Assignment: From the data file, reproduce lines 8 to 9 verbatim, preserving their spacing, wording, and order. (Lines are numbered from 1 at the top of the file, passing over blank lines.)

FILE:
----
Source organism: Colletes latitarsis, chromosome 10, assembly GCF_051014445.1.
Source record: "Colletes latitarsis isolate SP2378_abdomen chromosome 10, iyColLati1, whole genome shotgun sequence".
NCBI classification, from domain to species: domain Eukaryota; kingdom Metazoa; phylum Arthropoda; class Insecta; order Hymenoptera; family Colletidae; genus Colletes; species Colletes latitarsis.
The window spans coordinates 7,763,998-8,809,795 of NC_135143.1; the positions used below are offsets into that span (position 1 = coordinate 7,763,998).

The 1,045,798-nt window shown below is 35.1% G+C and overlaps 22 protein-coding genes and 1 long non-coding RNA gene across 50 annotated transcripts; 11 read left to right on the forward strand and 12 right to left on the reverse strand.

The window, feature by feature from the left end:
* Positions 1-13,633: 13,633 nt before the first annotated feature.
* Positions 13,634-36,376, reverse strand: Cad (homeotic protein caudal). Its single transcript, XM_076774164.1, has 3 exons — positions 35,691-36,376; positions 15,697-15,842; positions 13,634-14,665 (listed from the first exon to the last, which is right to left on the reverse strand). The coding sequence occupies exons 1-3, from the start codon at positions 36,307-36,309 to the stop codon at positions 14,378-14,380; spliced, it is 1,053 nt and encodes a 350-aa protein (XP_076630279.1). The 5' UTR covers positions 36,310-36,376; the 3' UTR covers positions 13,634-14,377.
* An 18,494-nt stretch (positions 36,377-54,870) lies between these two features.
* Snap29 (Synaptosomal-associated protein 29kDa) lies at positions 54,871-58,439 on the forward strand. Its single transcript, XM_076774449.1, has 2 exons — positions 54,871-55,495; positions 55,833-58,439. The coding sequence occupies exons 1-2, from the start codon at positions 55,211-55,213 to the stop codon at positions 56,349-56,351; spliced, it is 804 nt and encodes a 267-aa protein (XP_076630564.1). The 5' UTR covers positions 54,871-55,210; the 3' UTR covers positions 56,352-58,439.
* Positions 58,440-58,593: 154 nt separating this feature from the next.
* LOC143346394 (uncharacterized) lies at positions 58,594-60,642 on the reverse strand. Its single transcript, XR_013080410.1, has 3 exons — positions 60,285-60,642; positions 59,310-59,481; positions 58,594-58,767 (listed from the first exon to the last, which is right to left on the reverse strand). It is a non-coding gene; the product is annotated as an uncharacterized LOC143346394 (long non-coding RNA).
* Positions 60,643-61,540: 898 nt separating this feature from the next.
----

* Positions 13,634-36,376, reverse strand: Cad (homeotic protein caudal). Its single transcript, XM_076774164.1, has 3 exons — positions 35,691-36,376; positions 15,697-15,842; positions 13,634-14,665 (listed from the first exon to the last, which is right to left on the reverse strand). The coding sequence occupies exons 1-3, from the start codon at positions 36,307-36,309 to the stop codon at positions 14,378-14,380; spliced, it is 1,053 nt and encodes a 350-aa protein (XP_076630279.1). The 5' UTR covers positions 36,310-36,376; the 3' UTR covers positions 13,634-14,377.
* An 18,494-nt stretch (positions 36,377-54,870) lies between these two features.